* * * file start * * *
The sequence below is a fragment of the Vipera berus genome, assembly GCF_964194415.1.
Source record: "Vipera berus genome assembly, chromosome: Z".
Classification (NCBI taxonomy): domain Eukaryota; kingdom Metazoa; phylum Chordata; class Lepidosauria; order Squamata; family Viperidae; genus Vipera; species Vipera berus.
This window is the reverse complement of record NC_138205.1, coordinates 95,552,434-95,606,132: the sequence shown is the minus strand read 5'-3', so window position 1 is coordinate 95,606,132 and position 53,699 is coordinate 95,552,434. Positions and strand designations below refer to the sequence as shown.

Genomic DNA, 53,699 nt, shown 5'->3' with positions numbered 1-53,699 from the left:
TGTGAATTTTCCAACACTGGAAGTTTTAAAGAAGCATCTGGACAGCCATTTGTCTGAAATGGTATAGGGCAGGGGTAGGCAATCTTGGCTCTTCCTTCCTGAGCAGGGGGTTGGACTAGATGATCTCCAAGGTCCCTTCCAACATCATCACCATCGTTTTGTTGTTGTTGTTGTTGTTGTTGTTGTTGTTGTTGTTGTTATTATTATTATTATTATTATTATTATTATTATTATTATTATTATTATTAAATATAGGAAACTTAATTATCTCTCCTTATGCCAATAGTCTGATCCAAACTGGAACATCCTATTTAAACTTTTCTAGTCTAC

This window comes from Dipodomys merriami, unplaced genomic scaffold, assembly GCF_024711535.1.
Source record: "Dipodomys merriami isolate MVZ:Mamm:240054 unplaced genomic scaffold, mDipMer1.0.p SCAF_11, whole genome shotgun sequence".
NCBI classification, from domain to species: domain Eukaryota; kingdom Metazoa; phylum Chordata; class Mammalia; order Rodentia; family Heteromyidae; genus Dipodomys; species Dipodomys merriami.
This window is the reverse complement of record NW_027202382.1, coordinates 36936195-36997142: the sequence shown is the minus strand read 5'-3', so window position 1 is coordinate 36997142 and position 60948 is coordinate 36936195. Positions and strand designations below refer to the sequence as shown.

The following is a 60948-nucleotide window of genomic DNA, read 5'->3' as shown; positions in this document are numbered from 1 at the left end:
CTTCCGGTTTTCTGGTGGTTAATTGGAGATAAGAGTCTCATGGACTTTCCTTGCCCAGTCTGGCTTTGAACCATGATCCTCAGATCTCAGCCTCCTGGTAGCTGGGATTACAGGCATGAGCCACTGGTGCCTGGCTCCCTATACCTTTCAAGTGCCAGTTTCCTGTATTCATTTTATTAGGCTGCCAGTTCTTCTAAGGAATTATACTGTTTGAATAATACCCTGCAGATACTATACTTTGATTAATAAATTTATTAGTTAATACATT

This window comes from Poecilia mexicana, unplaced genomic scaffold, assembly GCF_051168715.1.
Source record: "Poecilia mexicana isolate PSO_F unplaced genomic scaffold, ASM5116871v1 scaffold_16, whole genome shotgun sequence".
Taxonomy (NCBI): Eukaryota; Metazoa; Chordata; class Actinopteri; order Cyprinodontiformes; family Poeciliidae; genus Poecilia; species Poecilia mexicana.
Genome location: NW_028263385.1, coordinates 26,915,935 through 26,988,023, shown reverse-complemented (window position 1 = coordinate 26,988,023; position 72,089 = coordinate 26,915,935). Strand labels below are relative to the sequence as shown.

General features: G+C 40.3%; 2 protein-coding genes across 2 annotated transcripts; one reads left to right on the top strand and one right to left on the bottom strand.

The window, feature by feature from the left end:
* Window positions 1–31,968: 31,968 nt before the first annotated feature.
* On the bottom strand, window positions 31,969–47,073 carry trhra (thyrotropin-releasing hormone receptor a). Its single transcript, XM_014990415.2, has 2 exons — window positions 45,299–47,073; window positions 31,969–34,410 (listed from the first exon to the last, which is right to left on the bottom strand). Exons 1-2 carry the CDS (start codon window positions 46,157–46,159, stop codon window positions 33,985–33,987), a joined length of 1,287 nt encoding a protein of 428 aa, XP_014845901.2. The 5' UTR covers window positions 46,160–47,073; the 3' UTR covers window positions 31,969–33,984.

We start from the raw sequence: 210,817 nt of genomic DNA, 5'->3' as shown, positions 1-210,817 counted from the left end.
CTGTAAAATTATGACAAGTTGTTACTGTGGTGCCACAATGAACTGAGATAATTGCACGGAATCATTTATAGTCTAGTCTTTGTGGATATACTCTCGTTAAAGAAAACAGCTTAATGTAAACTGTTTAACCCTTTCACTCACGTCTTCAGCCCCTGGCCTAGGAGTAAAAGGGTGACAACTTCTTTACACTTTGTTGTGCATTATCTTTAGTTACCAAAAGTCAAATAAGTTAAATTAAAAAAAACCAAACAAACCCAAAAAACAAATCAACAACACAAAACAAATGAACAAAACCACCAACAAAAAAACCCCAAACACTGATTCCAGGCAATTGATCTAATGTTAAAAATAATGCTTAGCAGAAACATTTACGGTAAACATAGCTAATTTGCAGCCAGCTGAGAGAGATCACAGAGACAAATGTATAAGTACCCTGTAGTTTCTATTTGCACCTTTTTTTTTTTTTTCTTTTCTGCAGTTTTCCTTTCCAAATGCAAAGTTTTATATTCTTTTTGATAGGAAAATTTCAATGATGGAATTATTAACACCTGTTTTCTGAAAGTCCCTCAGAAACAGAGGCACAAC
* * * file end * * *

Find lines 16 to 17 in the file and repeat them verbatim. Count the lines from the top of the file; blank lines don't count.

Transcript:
Genome location: NW_028263385.1, coordinates 26,915,935 through 26,988,023, shown reverse-complemented (window position 1 = coordinate 26,988,023; position 72,089 = coordinate 26,915,935). Strand labels below are relative to the sequence as shown.

General features: G+C 40.3%; 2 protein-coding genes across 2 annotated transcripts; one reads left to right on the top strand and one right to left on the bottom strand.